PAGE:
Other Types of Diving

Other Types of Diving

Synchronized Diving

Synchronized diving was adopted as an Olympic sport in 2000. Two divers form a team and perform dives simultaneously. The dives are identical. It used to be possible to dive opposites, also known as a pinwheel, but this is no longer part of competitive synchronized diving.

For example, one diver would perform a forward dive and the other an inward dive in the same position, or one would do a reverse and the other a back movement. In these events, the diving would be judged both on the quality of execution and the synchronicity – in timing of take-off and entry, height and forward travel.

Non-Competitive Diving

Diving is also popular as a non-competitive activity. Such diving usually emphasizes the airborne experience, and the height of the dive, but does not emphasize what goes on once the diver enters the water. The ability to dive underwater can be a useful emergency skill, and is an important part of watersport and navy safety training. Entering water from a height is an enjoyable leisure activity, as is underwater swimming.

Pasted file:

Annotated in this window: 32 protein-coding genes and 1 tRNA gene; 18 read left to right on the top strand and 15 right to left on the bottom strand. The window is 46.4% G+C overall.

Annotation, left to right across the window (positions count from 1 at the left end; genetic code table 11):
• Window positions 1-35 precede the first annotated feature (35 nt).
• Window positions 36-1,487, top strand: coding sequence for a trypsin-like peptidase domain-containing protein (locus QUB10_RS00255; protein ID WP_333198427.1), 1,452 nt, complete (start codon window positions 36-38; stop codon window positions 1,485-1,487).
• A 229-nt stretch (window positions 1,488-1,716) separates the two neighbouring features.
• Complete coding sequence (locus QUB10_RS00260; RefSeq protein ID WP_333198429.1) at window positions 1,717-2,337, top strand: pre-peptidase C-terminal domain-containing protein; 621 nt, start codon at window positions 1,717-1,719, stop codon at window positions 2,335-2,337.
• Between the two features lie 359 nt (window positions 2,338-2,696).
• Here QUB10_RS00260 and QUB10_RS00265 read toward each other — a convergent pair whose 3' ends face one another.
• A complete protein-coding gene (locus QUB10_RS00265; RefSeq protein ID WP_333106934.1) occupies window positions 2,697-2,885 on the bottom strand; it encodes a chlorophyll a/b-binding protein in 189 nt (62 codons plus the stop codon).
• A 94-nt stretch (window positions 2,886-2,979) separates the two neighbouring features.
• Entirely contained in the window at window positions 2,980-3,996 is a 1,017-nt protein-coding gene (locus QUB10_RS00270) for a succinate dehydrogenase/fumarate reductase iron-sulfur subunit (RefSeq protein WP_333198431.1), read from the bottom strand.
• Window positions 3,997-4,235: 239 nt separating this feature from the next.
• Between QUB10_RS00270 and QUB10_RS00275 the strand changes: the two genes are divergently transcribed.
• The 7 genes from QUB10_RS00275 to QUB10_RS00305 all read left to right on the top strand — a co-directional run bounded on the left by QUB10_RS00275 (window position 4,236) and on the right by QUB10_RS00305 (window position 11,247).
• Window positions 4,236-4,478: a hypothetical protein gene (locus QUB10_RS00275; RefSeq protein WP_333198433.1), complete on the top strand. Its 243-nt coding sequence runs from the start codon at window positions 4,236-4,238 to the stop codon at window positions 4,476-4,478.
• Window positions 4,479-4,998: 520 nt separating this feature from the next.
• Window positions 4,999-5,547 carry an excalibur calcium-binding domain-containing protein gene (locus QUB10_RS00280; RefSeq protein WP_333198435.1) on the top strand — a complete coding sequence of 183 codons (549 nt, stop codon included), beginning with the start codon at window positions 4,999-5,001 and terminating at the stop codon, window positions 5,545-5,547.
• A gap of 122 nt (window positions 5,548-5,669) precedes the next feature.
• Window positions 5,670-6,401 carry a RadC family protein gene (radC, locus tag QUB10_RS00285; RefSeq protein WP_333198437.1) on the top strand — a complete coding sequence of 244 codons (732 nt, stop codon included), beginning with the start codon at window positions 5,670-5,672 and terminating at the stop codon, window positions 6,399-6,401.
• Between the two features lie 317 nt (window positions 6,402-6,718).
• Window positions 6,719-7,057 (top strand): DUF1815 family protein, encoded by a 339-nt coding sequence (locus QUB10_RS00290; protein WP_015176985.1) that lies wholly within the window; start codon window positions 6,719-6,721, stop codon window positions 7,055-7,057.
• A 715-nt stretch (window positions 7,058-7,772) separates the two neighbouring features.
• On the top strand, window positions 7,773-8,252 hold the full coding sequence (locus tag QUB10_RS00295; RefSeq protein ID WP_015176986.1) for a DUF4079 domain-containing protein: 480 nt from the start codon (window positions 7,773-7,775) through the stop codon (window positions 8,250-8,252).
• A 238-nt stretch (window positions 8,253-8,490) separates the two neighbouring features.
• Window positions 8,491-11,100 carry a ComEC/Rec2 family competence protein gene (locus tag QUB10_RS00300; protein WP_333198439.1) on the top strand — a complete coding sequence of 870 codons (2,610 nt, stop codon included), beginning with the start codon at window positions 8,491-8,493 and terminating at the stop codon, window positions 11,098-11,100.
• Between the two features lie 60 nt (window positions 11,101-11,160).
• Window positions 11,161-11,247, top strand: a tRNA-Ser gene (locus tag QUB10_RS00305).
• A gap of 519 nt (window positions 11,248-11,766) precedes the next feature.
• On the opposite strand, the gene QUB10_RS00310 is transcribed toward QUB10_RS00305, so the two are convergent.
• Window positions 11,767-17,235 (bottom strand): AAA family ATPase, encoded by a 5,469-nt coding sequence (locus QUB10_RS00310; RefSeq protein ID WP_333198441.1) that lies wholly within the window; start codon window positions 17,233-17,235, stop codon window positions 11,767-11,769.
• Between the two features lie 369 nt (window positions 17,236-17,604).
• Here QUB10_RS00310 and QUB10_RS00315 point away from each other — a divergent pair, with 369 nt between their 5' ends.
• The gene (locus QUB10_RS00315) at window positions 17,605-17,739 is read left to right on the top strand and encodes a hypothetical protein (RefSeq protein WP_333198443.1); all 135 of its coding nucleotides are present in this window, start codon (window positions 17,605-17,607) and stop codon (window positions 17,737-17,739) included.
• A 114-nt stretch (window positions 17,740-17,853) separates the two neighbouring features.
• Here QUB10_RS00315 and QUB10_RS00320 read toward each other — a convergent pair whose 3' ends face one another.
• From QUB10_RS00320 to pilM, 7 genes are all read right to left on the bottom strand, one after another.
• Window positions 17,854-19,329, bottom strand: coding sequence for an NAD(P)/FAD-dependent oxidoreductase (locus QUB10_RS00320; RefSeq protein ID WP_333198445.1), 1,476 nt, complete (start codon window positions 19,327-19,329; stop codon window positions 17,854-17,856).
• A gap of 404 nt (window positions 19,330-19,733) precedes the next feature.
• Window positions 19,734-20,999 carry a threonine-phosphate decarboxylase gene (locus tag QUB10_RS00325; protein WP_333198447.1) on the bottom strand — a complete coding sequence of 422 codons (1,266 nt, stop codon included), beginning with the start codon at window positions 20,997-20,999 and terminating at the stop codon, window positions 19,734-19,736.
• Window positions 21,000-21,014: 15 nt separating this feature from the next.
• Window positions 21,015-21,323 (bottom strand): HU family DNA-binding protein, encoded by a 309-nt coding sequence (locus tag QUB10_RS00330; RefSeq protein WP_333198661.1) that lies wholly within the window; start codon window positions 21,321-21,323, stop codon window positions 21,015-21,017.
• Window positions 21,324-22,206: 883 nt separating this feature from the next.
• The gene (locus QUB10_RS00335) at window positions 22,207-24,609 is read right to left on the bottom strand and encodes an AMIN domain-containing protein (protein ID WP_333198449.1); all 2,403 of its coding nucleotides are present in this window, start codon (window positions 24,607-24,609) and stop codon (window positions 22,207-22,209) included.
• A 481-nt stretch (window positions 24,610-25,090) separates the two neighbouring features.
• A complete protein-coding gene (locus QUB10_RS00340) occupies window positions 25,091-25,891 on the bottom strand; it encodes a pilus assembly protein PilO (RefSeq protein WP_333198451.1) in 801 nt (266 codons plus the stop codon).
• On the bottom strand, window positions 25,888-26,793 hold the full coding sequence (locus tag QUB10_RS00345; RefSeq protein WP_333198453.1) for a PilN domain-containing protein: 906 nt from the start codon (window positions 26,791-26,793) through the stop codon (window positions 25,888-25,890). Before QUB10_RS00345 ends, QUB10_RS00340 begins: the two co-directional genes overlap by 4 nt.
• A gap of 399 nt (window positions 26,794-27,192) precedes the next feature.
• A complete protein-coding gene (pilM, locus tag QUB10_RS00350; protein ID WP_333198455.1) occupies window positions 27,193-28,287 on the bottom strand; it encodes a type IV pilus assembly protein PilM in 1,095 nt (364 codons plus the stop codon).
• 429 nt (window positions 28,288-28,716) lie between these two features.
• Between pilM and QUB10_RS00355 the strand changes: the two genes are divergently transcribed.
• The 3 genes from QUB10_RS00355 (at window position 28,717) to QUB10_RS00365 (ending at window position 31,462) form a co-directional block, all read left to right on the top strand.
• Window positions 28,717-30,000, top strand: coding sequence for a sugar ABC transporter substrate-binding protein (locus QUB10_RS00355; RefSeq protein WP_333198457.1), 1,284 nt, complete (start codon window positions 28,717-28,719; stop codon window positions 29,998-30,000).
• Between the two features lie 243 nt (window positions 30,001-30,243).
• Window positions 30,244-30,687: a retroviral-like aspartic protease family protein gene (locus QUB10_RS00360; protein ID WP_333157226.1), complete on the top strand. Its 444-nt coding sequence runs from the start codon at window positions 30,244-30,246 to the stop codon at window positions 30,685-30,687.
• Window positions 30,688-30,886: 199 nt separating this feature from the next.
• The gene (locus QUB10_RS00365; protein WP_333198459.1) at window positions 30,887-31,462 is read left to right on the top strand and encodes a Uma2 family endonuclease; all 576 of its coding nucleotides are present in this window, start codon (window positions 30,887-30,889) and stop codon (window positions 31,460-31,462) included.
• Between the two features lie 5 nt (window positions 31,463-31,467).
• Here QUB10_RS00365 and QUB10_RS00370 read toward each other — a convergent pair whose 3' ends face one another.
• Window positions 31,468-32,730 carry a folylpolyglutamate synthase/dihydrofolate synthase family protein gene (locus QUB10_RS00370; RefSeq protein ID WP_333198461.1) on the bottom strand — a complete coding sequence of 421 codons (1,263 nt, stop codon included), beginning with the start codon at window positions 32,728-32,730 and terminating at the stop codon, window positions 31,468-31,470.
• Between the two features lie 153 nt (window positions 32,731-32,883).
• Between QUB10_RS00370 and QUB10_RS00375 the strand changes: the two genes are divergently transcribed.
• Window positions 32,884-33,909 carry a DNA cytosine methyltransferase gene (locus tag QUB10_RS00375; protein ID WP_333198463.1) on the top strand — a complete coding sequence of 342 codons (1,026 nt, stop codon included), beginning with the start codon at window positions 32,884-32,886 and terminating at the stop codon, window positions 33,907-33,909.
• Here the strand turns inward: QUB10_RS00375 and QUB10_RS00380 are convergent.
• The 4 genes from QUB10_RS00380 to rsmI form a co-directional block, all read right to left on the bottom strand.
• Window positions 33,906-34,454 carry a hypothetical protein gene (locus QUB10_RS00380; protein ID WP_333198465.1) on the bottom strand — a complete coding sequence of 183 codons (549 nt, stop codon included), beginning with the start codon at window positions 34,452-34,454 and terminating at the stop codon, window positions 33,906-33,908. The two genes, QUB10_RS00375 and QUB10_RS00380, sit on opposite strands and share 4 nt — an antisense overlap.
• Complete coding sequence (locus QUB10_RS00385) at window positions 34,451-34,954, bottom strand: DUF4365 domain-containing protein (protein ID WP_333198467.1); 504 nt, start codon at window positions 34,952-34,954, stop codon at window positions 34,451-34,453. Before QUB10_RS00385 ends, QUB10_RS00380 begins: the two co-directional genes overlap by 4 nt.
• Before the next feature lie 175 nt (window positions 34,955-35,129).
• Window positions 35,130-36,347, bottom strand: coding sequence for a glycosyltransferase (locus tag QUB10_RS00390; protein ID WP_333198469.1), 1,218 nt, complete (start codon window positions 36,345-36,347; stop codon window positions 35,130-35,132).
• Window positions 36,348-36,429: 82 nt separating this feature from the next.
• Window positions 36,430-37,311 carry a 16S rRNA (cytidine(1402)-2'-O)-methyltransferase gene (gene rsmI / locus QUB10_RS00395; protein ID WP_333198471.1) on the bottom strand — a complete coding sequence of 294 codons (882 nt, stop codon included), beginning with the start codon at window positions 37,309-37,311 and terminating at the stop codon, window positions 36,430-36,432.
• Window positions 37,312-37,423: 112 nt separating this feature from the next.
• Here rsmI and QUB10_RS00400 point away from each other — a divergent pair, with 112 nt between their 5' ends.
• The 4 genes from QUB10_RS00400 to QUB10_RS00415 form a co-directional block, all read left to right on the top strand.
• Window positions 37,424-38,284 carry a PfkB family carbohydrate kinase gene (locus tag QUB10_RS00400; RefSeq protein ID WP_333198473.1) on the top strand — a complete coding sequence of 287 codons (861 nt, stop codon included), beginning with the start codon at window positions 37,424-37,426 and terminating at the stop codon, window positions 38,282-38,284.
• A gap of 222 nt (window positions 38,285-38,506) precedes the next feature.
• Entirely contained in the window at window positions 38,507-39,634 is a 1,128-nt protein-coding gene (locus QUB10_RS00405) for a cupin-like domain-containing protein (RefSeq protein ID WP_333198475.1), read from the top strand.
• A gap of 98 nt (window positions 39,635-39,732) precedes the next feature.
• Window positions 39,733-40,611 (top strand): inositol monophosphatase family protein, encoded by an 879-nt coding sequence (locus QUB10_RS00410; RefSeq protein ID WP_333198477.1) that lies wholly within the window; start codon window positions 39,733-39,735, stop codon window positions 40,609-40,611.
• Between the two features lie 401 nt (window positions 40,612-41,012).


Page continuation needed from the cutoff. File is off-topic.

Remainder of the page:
Such non-competitive diving can occur indoors and outdoors. Outdoor diving typically takes place from cliffs or other rock formations either into fresh or salt water. However, man-made diving platforms are sometimes constructed in popular swimming destinations. Outdoor diving requires knowledge of the water depth and currents as conditions can be dangerous.

High Diving

A recently developing section of the sport is High Diving (e.g. see 2013 World Aquatics Championships), conducted in open air locations, usually from improvised platforms up to 27 meters (89 ft) high (as compared with 10 meters (33 ft) as used in Olympic and World Championship events). Entry to the water is invariably feet-first to avoid the risk of injury that would be involved in head-first entry from that height. The final half-somersault is almost always performed backwards, enabling the diver to spot the entry point and control their rotation.